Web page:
June 20, 2008 / 3:03 PM / 11 years ago

Air Force to seek new tanker bids: outgoing boss

WASHINGTON (Reuters) - The ousted head of the U.S. Air Force said Friday he expected the service to seek new bids for mid-air refueling aircraft from Boeing Co and Northrop Grumman Corp, and predicted delays in fielding them.

A Boeing KC-135R tanker (L) is seen in an undated handout photo. REUTERS/U.S. Air Force/Handout

“I would say there’s going to be a lot of fear in the system that, ‘can we ever do this right,’” said Michael Wynne, forced to resign June 5 as the Air Force’s top civilian by Defense Secretary Robert Gates.

On Wednesday, federal auditors faulted the February 29 tanker contract award to the team of Northrop Grumman (NOC.N) and Airbus parent EADS EAD.PA, and recommended a new competition be held.

Boeing Co (BA.N), the losing bidder, successfully challenged the award with the Government Accountability Office, or GAO, a nonpartisan congressional watchdog.

The Air Force planned to buy 179 refueling tankers based on the A330 built by Airbus, Boeing’s passenger plane-maker rival, valued at $35 billion over 15 years. This was to be the first of three phases for acquiring a new tanker fleet potentially costing $100 billion or more.

Wynne, on his last day in office, said the Air Force in effect had leaned over backward to maintain competition after an abortive sole-source plan to lease and then buy modified Boeing 767s as tankers.

That deal collapsed four years ago after it emerged that Darleen Druyun, a top Air Force procurement official later imprisoned on conflict-of-interest charges, was simultaneously negotiating a $250,000-a-year missile-defense job at Boeing.

“We wanted to make sure we had competition,” Wynne said of the error-studded selection process cited by GAO. “It’s very hard now because the industrial base in America is shrinking.”

“I think getting a competitor to hang in there was one of our early-on responsibilities because we felt like that was the best way to get the best price for the government and the best value for the taxpayer,” he added.

Pressed on what went wrong, Wynne said, “I think we made it overly overly complex and we need to make the decision process simpler.” He said a “flyoff” competition was worth considering.

Wynne also said the Air Force would seek GAO clarification on what he called certain “subjective” criticism.

The service then “hopefully” would put out a quick, fresh request for proposal “that will allow them (the bidders) to use all the information they’ve already produced,” he said.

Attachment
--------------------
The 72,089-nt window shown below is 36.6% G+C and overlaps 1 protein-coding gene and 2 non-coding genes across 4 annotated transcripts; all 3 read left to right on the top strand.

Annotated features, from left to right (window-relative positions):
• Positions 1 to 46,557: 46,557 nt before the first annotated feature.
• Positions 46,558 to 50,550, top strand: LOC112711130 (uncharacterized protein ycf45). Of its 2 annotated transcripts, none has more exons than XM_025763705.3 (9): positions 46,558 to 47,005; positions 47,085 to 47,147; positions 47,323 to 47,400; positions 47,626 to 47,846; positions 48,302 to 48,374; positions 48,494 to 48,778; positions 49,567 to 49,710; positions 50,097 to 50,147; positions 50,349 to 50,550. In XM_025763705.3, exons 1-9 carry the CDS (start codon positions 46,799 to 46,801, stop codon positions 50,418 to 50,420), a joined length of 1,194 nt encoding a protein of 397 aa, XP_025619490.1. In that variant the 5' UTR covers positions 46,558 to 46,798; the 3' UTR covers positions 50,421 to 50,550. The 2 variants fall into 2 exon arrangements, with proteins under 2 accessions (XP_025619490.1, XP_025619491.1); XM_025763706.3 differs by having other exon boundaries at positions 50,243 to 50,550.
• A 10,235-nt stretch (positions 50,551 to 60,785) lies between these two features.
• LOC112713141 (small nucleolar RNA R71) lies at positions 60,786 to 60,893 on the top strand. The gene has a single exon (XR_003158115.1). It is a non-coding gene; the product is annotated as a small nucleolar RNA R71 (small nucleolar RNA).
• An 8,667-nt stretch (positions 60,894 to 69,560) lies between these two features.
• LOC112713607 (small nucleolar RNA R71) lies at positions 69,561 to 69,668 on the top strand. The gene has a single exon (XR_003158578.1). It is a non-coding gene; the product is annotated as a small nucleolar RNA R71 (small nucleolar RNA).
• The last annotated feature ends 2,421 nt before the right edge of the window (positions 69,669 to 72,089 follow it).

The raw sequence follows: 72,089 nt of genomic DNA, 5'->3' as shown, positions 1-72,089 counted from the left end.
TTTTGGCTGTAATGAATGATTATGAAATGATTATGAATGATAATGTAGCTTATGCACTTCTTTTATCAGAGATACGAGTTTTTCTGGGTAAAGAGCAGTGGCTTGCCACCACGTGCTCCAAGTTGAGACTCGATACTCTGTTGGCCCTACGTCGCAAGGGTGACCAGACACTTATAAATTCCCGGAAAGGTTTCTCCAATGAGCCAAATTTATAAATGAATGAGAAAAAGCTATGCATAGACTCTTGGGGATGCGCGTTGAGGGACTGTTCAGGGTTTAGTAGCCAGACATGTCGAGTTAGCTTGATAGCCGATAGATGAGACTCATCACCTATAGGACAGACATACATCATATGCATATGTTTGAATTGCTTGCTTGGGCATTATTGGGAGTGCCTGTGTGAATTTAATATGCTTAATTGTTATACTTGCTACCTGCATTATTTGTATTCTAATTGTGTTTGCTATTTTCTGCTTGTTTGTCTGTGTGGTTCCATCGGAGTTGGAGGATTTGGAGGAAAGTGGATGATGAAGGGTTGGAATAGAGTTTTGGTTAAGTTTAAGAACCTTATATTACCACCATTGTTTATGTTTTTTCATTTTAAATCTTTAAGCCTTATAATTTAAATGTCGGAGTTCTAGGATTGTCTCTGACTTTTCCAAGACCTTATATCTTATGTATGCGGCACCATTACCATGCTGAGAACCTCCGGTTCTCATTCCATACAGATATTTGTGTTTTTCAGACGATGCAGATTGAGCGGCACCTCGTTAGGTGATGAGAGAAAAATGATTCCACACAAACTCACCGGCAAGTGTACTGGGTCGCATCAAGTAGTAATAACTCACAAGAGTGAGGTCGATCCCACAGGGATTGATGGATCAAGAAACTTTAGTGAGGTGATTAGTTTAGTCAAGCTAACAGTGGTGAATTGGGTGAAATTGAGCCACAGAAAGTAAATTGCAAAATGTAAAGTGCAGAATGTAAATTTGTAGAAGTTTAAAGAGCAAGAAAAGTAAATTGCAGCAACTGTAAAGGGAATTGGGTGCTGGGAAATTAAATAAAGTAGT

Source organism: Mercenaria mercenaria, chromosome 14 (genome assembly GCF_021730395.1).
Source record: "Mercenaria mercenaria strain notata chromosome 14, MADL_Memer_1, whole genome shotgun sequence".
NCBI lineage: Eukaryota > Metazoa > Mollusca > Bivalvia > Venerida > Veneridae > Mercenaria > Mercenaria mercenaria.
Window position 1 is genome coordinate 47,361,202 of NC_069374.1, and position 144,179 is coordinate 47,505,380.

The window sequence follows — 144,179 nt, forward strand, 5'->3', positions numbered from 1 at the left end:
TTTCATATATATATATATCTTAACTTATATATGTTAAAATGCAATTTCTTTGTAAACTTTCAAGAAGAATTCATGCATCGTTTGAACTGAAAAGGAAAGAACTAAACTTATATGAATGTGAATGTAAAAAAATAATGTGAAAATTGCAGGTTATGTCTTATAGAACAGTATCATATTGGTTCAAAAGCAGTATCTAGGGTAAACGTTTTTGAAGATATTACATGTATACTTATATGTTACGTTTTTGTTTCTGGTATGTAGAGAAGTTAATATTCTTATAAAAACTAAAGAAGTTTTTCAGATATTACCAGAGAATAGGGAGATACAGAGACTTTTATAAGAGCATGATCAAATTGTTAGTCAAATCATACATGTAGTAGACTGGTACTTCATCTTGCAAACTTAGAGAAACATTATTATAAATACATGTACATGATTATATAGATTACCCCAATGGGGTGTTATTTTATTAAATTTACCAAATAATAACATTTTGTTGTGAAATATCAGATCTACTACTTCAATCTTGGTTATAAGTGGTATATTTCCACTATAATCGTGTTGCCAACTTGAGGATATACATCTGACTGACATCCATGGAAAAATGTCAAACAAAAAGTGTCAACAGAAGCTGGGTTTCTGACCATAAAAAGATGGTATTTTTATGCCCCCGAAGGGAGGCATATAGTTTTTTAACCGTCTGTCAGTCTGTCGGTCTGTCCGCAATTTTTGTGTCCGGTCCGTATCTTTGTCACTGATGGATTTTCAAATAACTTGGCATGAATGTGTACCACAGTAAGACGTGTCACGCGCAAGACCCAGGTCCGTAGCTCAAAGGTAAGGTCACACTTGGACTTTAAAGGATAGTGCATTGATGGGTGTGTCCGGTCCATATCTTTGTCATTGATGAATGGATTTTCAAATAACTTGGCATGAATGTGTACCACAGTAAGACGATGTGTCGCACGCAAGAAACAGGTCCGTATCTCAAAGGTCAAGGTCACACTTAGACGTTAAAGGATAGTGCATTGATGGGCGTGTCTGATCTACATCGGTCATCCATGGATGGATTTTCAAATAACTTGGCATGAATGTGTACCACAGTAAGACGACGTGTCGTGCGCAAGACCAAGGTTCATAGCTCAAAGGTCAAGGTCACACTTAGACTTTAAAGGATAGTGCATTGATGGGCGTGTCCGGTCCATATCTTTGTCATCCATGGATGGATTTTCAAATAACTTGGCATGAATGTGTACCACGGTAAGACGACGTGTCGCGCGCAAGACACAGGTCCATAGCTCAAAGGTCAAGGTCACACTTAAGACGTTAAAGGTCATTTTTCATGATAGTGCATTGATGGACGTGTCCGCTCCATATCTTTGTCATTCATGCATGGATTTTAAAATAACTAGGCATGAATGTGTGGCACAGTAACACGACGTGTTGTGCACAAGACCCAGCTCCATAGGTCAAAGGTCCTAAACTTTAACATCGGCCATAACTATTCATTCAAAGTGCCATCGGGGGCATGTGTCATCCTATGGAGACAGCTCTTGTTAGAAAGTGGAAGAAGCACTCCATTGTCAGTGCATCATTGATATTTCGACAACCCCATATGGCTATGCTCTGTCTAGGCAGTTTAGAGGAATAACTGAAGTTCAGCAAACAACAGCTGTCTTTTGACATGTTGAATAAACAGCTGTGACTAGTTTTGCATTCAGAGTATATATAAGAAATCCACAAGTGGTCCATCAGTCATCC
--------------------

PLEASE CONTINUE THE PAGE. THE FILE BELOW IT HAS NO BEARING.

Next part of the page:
Although Wynne said the Air Force would strive to meet a 2013 goal for starting to fly new tankers, which are used to refuel warplanes in mid-air, he added: “There’s almost no way to do that in the face of a straightforward delay in the start date.”

Northrop Grumman said Thursday it had put off indefinitely a planned June 28 groundbreaking for facilities in Mobile, Alabama, designed to produce tankers from the Airbus A330.

After setting up the assembly plant in Mobile, EADS had planned to shift some A330 cargo assembly to the United States.

Separately, an Air Force spokeswoman said on Friday the service was continuing to impose a “stop-work” order on the Northrop program while it mulls GAO recommendations. The Air Force has 60 days from Wednesday to respond.

Northrop Chief Executive Ronald Sugar told a May 30 Wall Street conference the company was “looking forward to resuming work on this very important program on June 19th,” the deadline for the GAO ruling.

Wynne was ousted after nuclear-safety and ballistic-missile parts-handling oversights. He said though that he had been increasingly “strident” in clashes in the past year with Gates, his boss as defense secretary.

“We advised the secretary — I did — that I was not with him on the F-22 budget, for example,” Wynne said, referring to the top-of-the-line Lockheed Martin Corp (LMT.N) fighter aircraft. The Air Force has pushed to extend the production line. Gates had left the decision to the next administration.

Editing by Phil Berlowitz and Steve Orlofsky

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